When moving to another state with a leased car, one of the last things on your mind is if you have the legal right to do so. You immediately think you’ll be able to do it because, after all, you’re paying for the privilege of driving the car, right?
It is debatable. Many leasing companies will restrict lessees from permanently relocating their leased vehicles to another state. The majority of lessors, on the other hand, would only allow lessees to take their leased vehicles out of the country.
So, will you take your leased car to another state or not?
Follow the procedure below to find out what you can and can’t do with a leased car while moving to a new state.
Here’s the deal: some lease agreements prevent you from permanently relocating your leased vehicle to another state. Other lease agreements would not place such restrictions on you, but you will still be required to meet a few obligations prior to the transfer – see below for more information.
So, if you’re heading to a new state soon and aren’t sure if you should take your leased car with you, here’s what you should do.
Go over your lease agreement
You should be able to drive the leased vehicle out of state according to the lease agreement you negotiated with the lessor. As a result, you can go over your lease agreement and look for the terms and conditions that pertain to your situation.
It’s important to remember that and lease agreement is unique, so you may not find the details you need – the information that specifies the right to transfer your leased car to another state.
Make contact with the lessor.
Since each vehicle lease agreement is unique, the best thing you can do is contact your car lessor to let them know you’re moving to another state.
You have nothing to worry about if the terms and conditions of your lease agreement with the lessor are clearly defined and allow you to drive the leased car around the country. If not – as is often the case due to imposed restrictions for one cause or another – ask the lessor if the lease agreement can be revised or annexed so that you can drive your leased car in a separate state without facing any legal issues.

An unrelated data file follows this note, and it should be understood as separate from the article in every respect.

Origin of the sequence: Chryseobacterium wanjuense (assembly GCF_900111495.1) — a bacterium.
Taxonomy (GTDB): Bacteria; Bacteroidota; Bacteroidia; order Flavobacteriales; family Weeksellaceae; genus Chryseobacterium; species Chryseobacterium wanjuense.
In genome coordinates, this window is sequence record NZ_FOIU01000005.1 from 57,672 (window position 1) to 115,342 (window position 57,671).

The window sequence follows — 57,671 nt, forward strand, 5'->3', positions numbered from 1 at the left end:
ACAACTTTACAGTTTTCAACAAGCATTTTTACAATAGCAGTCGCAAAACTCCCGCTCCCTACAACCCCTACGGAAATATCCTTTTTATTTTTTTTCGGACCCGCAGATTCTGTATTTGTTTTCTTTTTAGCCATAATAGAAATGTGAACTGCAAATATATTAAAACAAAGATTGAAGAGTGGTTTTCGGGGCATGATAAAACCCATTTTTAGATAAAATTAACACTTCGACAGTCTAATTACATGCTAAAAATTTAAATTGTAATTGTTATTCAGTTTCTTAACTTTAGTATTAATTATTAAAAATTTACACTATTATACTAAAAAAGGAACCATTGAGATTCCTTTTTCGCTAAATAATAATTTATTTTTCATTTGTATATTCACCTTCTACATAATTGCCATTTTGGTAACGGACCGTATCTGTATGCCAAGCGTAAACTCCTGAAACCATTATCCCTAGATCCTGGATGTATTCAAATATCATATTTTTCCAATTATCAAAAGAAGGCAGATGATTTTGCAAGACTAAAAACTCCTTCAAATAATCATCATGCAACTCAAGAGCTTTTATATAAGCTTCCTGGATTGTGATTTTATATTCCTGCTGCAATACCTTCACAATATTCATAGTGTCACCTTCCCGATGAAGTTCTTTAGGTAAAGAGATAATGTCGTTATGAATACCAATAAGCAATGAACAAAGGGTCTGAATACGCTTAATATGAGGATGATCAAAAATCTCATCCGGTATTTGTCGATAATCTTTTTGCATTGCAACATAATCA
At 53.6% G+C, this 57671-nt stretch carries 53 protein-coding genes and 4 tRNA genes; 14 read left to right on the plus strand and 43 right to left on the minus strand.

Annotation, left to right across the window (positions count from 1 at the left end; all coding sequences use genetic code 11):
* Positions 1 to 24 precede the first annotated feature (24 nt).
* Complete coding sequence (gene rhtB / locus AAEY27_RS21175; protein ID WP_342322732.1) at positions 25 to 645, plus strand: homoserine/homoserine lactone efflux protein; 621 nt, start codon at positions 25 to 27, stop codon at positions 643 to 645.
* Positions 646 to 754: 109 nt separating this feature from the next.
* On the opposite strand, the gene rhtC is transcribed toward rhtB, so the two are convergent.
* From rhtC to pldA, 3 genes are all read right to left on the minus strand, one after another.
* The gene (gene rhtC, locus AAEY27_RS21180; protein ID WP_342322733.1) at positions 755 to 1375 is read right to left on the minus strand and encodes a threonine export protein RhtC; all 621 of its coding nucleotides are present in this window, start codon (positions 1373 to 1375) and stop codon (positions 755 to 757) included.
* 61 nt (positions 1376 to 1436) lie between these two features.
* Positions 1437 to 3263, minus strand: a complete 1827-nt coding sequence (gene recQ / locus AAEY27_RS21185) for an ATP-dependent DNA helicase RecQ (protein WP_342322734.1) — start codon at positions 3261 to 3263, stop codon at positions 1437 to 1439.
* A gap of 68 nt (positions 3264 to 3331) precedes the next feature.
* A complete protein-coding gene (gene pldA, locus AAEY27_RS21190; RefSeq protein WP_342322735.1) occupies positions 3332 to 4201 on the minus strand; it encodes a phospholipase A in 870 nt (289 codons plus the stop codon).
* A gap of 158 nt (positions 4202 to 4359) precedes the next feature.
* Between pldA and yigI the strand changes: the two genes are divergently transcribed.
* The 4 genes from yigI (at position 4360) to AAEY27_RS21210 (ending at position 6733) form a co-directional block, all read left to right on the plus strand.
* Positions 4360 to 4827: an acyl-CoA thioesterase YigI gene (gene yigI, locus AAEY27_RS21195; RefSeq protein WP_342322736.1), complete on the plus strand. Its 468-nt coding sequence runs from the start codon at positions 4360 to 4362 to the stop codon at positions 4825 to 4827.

As a lessee, fulfill your responsibilities.
Please remember that most lease agreements allow you to travel out of state with a leased vehicle, but you must contact the lessor in advance. As a result, the lessor should be willing to assist you in preparing any additional documentation required to register the leased vehicle in the new state.
Keep in mind that the leasing company is also the owner of the leased vehicle and therefore holds the title. In addition, depending on the state you’re moving to, your lessor may be required to provide additional paperwork related to state-specific rules, taxes, and fees.
Make arrangements for the return of the leased vehicle.
If your rental contract expires shortly after your out-of-state transfer, see if the leasing company has a licensed dealership in the destination state, so you can return the leased car there in the best-case scenario.
If that isn’t an option, you’ll either have to drive the leased car back to its original location to return it to the lessor or employ an auto transport company to deliver the car for you.
Keep in mind that, in most situations, your leased car would have to return to where it all began when you’re permanently relocating to another state.
When you arrive in a new state with your leased car, you must report it within a certain amount of time. Don’t put off this vital post-move activity because some states only allow newcomers to register their vehicles for a 10-day period.
1. Try to request the original car title or a licensed copy from the leasing company. They should also give you restricted power of attorney to register the leased car in the new state.
2. Collect the paperwork you’ll need to register your leased car in a different state. The easiest way to do this is to approach the new state’s local DMV and ask them what documentation need for registration. Below are examples:
a. Current registration
b. Certified copy of the car title certificate
c. Driver’s license
d. Proof of paid tax in the destination state
3. If you’ve recently relocated to a new state, you’ll need to update your driver’s license. If that’s the case, you’ll need to apply for a new driver’s license in the new state. In certain states, passing a vision test or taking a written exam may be necessary before receiving a new one.
4. Get insurance for the leased vehicle in the state where you recently moved. Unfortunately, even though you have a legitimate auto insurance policy from your previous state, the DMV in the new state would not remember it. If the existing auto insurance provider does not work in the new state, you will need to find a new one.
5. Visit the nearest DMV office in person and begin the registration process for the leased car in the new state, ready with all required paperwork.